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Who is Liable for Falling Trees?

Tree lands on car during storm on Long Island

Not all accidents on the road are caused by drunk drivers or texting. Many accidents are caused by hazards already on the road. Cracks, potholes, and fallen trees can be just as dangerous as a negligent driver. When an accident is caused by a falling tree, who is responsible? Is it simply deemed an “act of God” and no one is at fault? What if the tree fell from someone else’s property directly on someone, or in the way of their car? Is the city ever responsible? Continue reading to learn about how liability is apportioned when an accident is caused by falling trees. Reach out to a seasoned Palmdale car accident and premises liability attorney with any questions or if you or a loved one has been hurt by a fallen tree or a negligent actor in the Antelope Valley.

Trees on Someone’s Private Property

If a landowner has a tree on their property, then they are responsible for the maintenance and care of that tree. They are also responsible for the consequences of a failure to maintain that tree. California law makes it clear that if a tree trunk is wholly on one person’s property, then it is that person’s tree. They are the owner, and they can be held responsible for what happens as a result of that tree.

If, for example, one person has a tree on their property and that tree has a branch overhanging onto a neighbor’s property, the tree owner is responsible for anything that happens as a result of that branch. If the branch breaks and falls into the neighbor’s driveway, damaging their vehicle or hurting a person in the process, then the owner of the tree may be liable for the damage and injuries caused.

If a tree trunk is split between two properties, however, then the tree might be shared and both parties are responsible. Both parties can trim, treat, or cut down the tree without the other’s consent. And if that tree falls and causes injury, both parties might be held responsible.

Whether the tree owner is liable for injury caused by the tree, however, turns on whether the tree owner was negligent. If they failed to properly maintain the tree and identify potential dangers, and the tree or a large branch was knocked down by a stiff breeze, the tree owner might be liable for any injury that results. If the tree owner did everything reasonable to maintain the tree and there were no observable dangers, but the tree was knocked down in an earthquake or tornado, then the falling tree will be considered an act of God and the tree owner will not be held responsible for resulting damage.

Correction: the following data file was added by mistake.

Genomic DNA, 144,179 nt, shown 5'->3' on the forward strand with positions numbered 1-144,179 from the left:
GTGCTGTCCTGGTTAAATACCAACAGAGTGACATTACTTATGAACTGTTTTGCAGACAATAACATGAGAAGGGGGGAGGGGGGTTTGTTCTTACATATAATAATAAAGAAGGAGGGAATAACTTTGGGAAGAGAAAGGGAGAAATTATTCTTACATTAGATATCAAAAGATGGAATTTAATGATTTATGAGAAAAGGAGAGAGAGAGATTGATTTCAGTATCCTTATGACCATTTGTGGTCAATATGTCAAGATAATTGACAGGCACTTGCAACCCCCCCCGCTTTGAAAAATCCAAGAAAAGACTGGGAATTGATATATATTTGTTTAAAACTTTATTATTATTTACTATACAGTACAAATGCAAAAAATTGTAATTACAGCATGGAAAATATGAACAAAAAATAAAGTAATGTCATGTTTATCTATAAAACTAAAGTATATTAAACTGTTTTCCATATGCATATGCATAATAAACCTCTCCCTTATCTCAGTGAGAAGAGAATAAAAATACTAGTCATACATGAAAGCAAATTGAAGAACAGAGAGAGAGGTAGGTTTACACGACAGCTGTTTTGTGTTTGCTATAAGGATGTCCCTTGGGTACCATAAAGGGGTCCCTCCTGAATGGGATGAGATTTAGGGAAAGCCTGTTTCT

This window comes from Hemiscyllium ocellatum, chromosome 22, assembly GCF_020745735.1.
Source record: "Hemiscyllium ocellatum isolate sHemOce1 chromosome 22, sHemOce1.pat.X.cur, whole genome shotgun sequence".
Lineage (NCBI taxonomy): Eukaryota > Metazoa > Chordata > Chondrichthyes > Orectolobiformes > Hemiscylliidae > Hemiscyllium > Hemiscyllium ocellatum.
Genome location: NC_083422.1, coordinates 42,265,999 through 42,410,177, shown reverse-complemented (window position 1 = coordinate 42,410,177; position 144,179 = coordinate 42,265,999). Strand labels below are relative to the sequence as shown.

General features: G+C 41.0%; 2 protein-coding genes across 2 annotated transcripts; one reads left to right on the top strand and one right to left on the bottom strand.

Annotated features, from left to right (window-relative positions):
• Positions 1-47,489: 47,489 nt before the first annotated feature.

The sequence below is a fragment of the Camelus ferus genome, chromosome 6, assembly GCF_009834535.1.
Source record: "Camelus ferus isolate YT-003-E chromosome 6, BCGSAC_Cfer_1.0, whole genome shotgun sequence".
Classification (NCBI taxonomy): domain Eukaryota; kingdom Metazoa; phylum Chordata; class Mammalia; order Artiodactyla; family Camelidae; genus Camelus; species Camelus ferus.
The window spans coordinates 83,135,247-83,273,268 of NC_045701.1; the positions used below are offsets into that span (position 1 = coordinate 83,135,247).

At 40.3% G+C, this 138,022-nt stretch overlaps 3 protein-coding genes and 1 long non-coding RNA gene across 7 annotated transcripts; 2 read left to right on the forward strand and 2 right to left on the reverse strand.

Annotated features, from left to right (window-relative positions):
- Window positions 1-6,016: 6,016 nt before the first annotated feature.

Falling Trees on Public Property

Different standards but similar questions apply to trees on public property. If the city owns the tree and is responsible for maintaining the tree via its parks and recreations department, then it must do so. If a tree is not properly maintained and it falls, damaging a person’s property or injuring someone, the city may be held liable. If a tree is overhanging a road (and is not located on someone’s private property), potential liability turns on who was responsible for maintaining that road. The State of California is responsible for state roads, the county is responsible for county roads, and the town or city is responsible for town roads.

Proving that the government should be liable is, however, a tougher case. The plaintiff must demonstrate that the public property that caused the injury (in this case, the tree) was in a notably “dangerous condition,” and that either a public employee acted negligently to create the dangerous condition or that the public entity had notice of the dangerous condition, had sufficient time to take corrective action, and failed to correct or warn about the dangerous condition. That is a significantly higher standard than simply proving a private tree owner was negligent.

If you or a loved one has been injured or killed by a fallen tree, a road hazard, or a negligent driver in Southern California, talk to a knowledgeable and thorough Palmdale personal injury lawyer about pursuing a claim for damages by calling the Kistler Law Firm at 661-206-6990.

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